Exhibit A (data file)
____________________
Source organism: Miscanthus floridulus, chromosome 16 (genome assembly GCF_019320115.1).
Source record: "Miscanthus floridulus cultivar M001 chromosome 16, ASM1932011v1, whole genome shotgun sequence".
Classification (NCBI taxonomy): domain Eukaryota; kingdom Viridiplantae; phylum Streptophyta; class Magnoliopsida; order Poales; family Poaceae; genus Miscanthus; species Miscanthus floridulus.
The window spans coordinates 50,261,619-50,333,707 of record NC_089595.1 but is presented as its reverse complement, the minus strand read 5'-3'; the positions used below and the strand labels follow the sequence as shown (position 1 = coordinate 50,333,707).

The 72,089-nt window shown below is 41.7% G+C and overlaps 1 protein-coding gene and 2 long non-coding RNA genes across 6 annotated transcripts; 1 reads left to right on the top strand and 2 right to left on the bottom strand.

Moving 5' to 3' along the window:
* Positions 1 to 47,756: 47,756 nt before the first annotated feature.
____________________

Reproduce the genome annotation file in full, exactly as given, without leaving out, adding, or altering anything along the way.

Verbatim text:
Source organism: Miscanthus floridulus, chromosome 16 (genome assembly GCF_019320115.1).
Source record: "Miscanthus floridulus cultivar M001 chromosome 16, ASM1932011v1, whole genome shotgun sequence".
Classification (NCBI taxonomy): domain Eukaryota; kingdom Viridiplantae; phylum Streptophyta; class Magnoliopsida; order Poales; family Poaceae; genus Miscanthus; species Miscanthus floridulus.
The window spans coordinates 50,261,619-50,333,707 of record NC_089595.1 but is presented as its reverse complement, the minus strand read 5'-3'; the positions used below and the strand labels follow the sequence as shown (position 1 = coordinate 50,333,707).

The 72,089-nt window shown below is 41.7% G+C and overlaps 1 protein-coding gene and 2 long non-coding RNA genes across 6 annotated transcripts; 1 reads left to right on the top strand and 2 right to left on the bottom strand.

Moving 5' to 3' along the window:
* Positions 1 to 47,756: 47,756 nt before the first annotated feature.